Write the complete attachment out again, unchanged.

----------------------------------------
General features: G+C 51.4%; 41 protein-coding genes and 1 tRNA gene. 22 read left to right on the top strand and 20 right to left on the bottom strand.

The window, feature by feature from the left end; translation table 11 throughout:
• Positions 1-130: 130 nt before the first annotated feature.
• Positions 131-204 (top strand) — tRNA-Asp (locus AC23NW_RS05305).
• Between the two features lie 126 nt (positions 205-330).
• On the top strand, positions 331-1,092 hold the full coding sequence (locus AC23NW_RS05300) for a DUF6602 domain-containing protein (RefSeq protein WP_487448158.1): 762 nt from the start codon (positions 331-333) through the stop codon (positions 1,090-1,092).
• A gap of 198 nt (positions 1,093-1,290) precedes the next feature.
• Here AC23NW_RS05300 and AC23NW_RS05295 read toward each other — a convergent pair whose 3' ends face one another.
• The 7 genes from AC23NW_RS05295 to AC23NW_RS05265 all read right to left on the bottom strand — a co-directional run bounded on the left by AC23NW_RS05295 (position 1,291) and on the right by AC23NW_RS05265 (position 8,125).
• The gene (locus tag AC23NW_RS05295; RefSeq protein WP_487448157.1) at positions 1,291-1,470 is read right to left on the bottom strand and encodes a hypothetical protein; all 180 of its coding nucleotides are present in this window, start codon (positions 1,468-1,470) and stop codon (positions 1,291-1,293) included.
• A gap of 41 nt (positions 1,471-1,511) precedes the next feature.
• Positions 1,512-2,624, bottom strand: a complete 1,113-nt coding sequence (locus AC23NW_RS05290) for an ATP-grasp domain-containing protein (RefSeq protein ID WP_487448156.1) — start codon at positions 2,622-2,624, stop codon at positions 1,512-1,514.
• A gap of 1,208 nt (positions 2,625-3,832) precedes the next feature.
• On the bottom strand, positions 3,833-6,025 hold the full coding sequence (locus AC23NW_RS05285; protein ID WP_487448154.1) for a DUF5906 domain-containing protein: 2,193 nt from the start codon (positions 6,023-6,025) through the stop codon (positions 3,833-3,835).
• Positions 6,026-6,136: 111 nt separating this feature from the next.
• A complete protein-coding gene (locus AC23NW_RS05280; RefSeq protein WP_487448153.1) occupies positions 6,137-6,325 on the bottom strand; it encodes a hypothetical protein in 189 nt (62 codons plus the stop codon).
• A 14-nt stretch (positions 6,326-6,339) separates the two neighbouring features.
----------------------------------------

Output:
General features: G+C 51.4%; 41 protein-coding genes and 1 tRNA gene. 22 read left to right on the top strand and 20 right to left on the bottom strand.

The window, feature by feature from the left end; translation table 11 throughout:
• Positions 1-130: 130 nt before the first annotated feature.
• Positions 131-204 (top strand) — tRNA-Asp (locus AC23NW_RS05305).
• Between the two features lie 126 nt (positions 205-330).
• On the top strand, positions 331-1,092 hold the full coding sequence (locus AC23NW_RS05300) for a DUF6602 domain-containing protein (RefSeq protein WP_487448158.1): 762 nt from the start codon (positions 331-333) through the stop codon (positions 1,090-1,092).
• A gap of 198 nt (positions 1,093-1,290) precedes the next feature.
• Here AC23NW_RS05300 and AC23NW_RS05295 read toward each other — a convergent pair whose 3' ends face one another.
• The 7 genes from AC23NW_RS05295 to AC23NW_RS05265 all read right to left on the bottom strand — a co-directional run bounded on the left by AC23NW_RS05295 (position 1,291) and on the right by AC23NW_RS05265 (position 8,125).
• The gene (locus tag AC23NW_RS05295; RefSeq protein WP_487448157.1) at positions 1,291-1,470 is read right to left on the bottom strand and encodes a hypothetical protein; all 180 of its coding nucleotides are present in this window, start codon (positions 1,468-1,470) and stop codon (positions 1,291-1,293) included.
• A gap of 41 nt (positions 1,471-1,511) precedes the next feature.
• Positions 1,512-2,624, bottom strand: a complete 1,113-nt coding sequence (locus AC23NW_RS05290) for an ATP-grasp domain-containing protein (RefSeq protein ID WP_487448156.1) — start codon at positions 2,622-2,624, stop codon at positions 1,512-1,514.
• A gap of 1,208 nt (positions 2,625-3,832) precedes the next feature.
• On the bottom strand, positions 3,833-6,025 hold the full coding sequence (locus AC23NW_RS05285; protein ID WP_487448154.1) for a DUF5906 domain-containing protein: 2,193 nt from the start codon (positions 6,023-6,025) through the stop codon (positions 3,833-3,835).
• Positions 6,026-6,136: 111 nt separating this feature from the next.
• A complete protein-coding gene (locus AC23NW_RS05280; RefSeq protein WP_487448153.1) occupies positions 6,137-6,325 on the bottom strand; it encodes a hypothetical protein in 189 nt (62 codons plus the stop codon).
• A 14-nt stretch (positions 6,326-6,339) separates the two neighbouring features.